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Judy Garland's genius brings me to her films again and again, especially her work with Gene Kelly, (Summer Stock and The Pirate), Fred Astaire (Easter Parade), and her then-husband, Vincente Minnelli (Meet Me in St. Louis, The Pirate and "The Great Lady Has an Interview" in Ziegfeld Follies).

I am also an absolute sucker for a good Esther Williams water ballet!

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"Singin in the Rain," "On the Town," "The Sound of Music," "Blue Hawaii," and probably several more that I'll remember a few hours later after posting this. I love the catchy tunes, or when a performer sings their heart out or goes above and beyond for their dance number to really sell each moment of the movie. I also love you can get sucked into these movies and forget about reality for an hour or two and it leaves you with such positive feelings at the end. 

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I love Gigi. I love Maurice Chevalier's sweet, sly smile and his little dance at the end of I'm So Glad I'm Not Young Anymore.  I love the scenes of Paris and the profile of Louis Jourdan during his singing of Gigi.  

A close second is the opening number of West Side Story, but it's hard to sit through the entire movie.

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I always watch Singing in the Rain.  I think it’s because I must have been exposed to it as a very young child, and it’s so classy.

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I have watched Singing in the Rain repeatedly. It is the quintessential musical that presents a historical account of how sound was added to movies and how it impacted those involved in making movies. I particularly like the character Lisa Lamont (Jean Hagen) when she disputes her contract with the studio. That is a historic scene! It is relevant today and perhaps will remain relevant for many more decades to come. That scene, however, is not the only social commentary in the movie. The social history of each character is presented in depth as comedy, with all the paradoxes, rivalries, and deceptions of real life. The comic form does not diminish the importance of the social commentary on characters, it adds to the impact of the movie  perhaps even better than if characters were portrayed in dramatic form.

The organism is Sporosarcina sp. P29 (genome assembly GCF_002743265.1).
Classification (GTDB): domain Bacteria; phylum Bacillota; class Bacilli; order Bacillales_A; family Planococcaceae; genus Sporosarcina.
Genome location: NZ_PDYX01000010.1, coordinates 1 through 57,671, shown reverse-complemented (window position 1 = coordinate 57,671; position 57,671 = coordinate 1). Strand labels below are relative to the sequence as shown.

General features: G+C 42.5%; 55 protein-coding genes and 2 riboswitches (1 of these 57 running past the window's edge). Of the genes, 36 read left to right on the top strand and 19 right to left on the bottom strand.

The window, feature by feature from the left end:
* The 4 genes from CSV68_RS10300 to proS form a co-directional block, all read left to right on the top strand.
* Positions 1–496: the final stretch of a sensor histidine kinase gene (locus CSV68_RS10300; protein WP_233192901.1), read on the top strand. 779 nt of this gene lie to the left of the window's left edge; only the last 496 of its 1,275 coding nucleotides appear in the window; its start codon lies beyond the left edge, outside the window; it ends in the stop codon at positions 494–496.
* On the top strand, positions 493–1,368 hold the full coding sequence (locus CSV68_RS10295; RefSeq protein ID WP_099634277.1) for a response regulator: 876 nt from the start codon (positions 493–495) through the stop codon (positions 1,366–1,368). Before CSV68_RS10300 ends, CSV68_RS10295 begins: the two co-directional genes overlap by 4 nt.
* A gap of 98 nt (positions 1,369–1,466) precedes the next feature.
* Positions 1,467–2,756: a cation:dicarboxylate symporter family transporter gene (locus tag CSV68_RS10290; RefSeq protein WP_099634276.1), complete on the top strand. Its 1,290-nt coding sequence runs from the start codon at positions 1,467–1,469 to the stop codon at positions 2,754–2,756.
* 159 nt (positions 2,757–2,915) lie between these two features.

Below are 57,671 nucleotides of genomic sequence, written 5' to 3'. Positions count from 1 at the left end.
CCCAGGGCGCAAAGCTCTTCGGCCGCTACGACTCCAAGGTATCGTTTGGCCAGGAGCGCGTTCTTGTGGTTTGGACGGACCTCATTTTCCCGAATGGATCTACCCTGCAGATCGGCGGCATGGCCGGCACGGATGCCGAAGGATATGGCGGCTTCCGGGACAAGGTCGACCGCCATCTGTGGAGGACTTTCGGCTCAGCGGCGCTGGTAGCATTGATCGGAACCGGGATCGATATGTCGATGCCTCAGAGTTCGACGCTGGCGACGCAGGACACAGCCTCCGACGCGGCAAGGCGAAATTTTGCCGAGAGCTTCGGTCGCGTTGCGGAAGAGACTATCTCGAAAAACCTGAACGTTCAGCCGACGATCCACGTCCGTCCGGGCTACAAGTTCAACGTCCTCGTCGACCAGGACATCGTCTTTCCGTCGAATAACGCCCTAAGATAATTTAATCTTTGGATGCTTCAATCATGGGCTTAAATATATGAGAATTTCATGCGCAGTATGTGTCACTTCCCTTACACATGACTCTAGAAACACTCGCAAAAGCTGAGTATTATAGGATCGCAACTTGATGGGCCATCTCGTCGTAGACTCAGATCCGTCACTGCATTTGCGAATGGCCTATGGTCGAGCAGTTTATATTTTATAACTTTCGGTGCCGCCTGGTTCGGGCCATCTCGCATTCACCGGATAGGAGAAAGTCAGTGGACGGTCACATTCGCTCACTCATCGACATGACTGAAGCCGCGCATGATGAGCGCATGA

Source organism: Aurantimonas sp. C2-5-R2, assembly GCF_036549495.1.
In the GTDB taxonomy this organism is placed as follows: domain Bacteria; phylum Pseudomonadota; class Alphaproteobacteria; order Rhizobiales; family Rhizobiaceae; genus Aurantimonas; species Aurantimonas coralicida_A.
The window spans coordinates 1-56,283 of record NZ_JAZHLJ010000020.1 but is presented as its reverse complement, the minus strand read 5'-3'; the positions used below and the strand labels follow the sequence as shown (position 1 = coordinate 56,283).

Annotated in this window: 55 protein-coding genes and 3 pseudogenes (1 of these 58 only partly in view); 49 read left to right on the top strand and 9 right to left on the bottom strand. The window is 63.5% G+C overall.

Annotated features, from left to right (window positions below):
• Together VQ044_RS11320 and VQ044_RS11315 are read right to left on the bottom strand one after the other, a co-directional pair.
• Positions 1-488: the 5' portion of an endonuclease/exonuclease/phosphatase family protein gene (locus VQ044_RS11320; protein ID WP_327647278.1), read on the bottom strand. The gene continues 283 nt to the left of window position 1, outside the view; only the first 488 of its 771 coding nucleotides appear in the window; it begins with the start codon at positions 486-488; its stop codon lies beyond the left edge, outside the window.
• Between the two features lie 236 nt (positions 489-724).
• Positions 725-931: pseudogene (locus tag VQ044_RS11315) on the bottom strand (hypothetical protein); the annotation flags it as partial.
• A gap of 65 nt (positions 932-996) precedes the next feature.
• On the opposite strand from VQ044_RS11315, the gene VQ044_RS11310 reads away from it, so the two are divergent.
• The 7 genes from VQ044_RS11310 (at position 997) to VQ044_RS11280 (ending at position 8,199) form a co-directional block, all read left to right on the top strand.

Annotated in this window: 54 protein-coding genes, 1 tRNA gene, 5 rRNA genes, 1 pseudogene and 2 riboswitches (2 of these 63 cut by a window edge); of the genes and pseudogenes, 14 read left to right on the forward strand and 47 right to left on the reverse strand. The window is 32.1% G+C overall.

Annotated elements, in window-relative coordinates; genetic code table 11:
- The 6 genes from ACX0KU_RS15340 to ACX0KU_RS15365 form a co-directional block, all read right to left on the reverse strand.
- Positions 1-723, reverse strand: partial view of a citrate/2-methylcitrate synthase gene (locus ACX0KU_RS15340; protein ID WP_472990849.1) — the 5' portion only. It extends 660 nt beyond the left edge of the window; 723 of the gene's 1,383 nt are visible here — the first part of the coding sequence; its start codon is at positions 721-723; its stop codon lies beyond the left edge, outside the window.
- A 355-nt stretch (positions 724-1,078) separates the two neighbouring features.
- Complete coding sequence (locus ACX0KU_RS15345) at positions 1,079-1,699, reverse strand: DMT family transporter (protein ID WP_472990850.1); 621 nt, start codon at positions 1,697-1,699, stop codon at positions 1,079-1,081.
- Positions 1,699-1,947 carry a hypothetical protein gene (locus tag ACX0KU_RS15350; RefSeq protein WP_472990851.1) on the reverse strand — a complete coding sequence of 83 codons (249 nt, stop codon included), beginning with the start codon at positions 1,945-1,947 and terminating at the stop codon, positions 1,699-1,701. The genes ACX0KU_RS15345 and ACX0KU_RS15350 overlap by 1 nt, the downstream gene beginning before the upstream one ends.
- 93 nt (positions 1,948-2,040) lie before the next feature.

Gene Kelly, and Cyd Charisse performances are of course superb and memorable. Their dance numbers are always in the background of excellent scene design, and special effects that required professional craftsmanship.

As we try to decipher fake information from the authentic these days, Singing in the Rain illustrates how technology can be deceptive and misleading, when Jean Hagen lip-syncs Debbie Reynolds. The movie, simply has layers and layers of art, history, sociology, and character study. It is a rich work of art and each time I view it, the movie reveals a new aspect to me. 

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Swing Time (Never Gonna Dance is sublime and unsurpassed)

Band Wagon (Dancing in the Dark is perfection)

Victor/Victoria (perfect casting and endless invention)